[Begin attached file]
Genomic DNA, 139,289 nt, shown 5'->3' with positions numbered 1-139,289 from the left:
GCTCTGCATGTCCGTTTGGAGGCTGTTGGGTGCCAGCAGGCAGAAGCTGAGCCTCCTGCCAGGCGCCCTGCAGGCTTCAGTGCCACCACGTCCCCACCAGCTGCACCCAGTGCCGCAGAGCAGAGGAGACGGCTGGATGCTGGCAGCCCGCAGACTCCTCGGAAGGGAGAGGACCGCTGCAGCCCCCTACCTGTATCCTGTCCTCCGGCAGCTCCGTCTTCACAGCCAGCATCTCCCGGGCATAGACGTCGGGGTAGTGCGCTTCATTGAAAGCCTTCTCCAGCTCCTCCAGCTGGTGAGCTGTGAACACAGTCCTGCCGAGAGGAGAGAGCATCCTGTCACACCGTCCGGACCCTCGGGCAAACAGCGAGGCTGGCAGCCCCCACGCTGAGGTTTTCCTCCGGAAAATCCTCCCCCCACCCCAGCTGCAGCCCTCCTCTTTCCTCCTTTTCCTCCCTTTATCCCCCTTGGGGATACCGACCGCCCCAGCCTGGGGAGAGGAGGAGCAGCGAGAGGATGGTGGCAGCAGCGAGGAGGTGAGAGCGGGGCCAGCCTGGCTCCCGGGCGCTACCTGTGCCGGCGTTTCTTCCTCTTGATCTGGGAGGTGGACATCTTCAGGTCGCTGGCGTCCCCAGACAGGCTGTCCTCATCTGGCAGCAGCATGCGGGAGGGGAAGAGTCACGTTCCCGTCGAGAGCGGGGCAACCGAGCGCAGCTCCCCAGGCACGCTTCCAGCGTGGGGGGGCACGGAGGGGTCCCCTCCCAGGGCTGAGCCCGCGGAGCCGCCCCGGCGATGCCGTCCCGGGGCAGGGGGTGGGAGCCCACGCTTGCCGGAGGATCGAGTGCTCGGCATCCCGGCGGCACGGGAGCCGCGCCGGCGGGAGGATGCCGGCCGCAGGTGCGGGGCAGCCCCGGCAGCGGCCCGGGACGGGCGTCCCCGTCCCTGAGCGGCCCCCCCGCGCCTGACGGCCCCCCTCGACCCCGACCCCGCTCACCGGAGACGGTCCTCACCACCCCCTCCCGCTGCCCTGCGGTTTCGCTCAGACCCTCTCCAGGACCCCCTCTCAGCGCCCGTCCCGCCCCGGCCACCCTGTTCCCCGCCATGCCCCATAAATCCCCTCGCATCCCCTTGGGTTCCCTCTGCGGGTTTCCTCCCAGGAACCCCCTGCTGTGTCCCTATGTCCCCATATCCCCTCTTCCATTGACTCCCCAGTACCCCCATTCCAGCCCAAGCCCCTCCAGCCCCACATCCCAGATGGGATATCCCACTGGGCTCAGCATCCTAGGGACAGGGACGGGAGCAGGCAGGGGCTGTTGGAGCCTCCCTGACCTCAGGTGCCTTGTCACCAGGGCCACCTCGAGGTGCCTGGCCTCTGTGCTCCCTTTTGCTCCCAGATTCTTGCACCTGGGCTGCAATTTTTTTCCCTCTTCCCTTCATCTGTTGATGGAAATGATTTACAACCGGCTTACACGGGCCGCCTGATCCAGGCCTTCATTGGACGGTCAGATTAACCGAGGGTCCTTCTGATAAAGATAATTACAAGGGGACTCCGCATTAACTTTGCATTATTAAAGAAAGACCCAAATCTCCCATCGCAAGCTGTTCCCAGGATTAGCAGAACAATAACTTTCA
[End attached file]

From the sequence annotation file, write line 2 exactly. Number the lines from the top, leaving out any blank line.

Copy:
GCTCTGCATGTCCGTTTGGAGGCTGTTGGGTGCCAGCAGGCAGAAGCTGAGCCTCCTGCCAGGCGCCCTGCAGGCTTCAGTGCCACCACGTCCCCACCAGCTGCACCCAGTGCCGCAGAGCAGAGGAGACGGCTGGATGCTGGCAGCCCGCAGACTCCTCGGAAGGGAGAGGACCGCTGCAGCCCCCTACCTGTATCCTGTCCTCCGGCAGCTCCGTCTTCACAGCCAGCATCTCCCGGGCATAGACGTCGGGGTAGTGCGCTTCATTGAAAGCCTTCTCCAGCTCCTCCAGCTGGTGAGCTGTGAACACAGTCCTGCCGAGAGGAGAGAGCATCCTGTCACACCGTCCGGACCCTCGGGCAAACAGCGAGGCTGGCAGCCCCCACGCTGAGGTTTTCCTCCGGAAAATCCTCCCCCCACCCCAGCTGCAGCCCTCCTCTTTCCTCCTTTTCCTCCCTTTATCCCCCTTGGGGATACCGACCGCCCCAGCCTGGGGAGAGGAGGAGCAGCGAGAGGATGGTGGCAGCAGCGAGGAGGTGAGAGCGGGGCCAGCCTGGCTCCCGGGCGCTACCTGTGCCGGCGTTTCTTCCTCTTGATCTGGGAGGTGGACATCTTCAGGTCGCTGGCGTCCCCAGACAGGCTGTCCTCATCTGGCAGCAGCATGCGGGAGGGGAAGAGTCACGTTCCCGTCGAGAGCGGGGCAACCGAGCGCAGCTCCCCAGGCACGCTTCCAGCGTGGGGGGGCACGGAGGGGTCCCCTCCCAGGGCTGAGCCCGCGGAGCCGCCCCGGCGATGCCGTCCCGGGGCAGGGGGTGGGAGCCCACGCTTGCCGGAGGATCGAGTGCTCGGCATCCCGGCGGCACGGGAGCCGCGCCGGCGGGAGGATGCCGGCCGCAGGTGCGGGGCAGCCCCGGCAGCGGCCCGGGACGGGCGTCCCCGTCCCTGAGCGGCCCCCCCGCGCCTGACGGCCCCCCTCGACCCCGACCCCGCTCACCGGAGACGGTCCTCACCACCCCCTCCCGCTGCCCTGCGGTTTCGCTCAGACCCTCTCCAGGACCCCCTCTCAGCGCCCGTCCCGCCCCGGCCACCCTGTTCCCCGCCATGCCCCATAAATCCCCTCGCATCCCCTTGGGTTCCCTCTGCGGGTTTCCTCCCAGGAACCCCCTGCTGTGTCCCTATGTCCCCATATCCCCTCTTCCATTGACTCCCCAGTACCCCCATTCCAGCCCAAGCCCCTCCAGCCCCACATCCCAGATGGGATATCCCACTGGGCTCAGCATCCTAGGGACAGGGACGGGAGCAGGCAGGGGCTGTTGGAGCCTCCCTGACCTCAGGTGCCTTGTCACCAGGGCCACCTCGAGGTGCCTGGCCTCTGTGCTCCCTTTTGCTCCCAGATTCTTGCACCTGGGCTGCAATTTTTTTCCCTCTTCCCTTCATCTGTTGATGGAAATGATTTACAACCGGCTTACACGGGCCGCCTGATCCAGGCCTTCATTGGACGGTCAGATTAACCGAGGGTCCTTCTGATAAAGATAATTACAAGGGGACTCCGCATTAACTTTGCATTATTAAAGAAAGACCCAAATCTCCCATCGCAAGCTGTTCCCAGGATTAGCAGAACAATAACTTTCA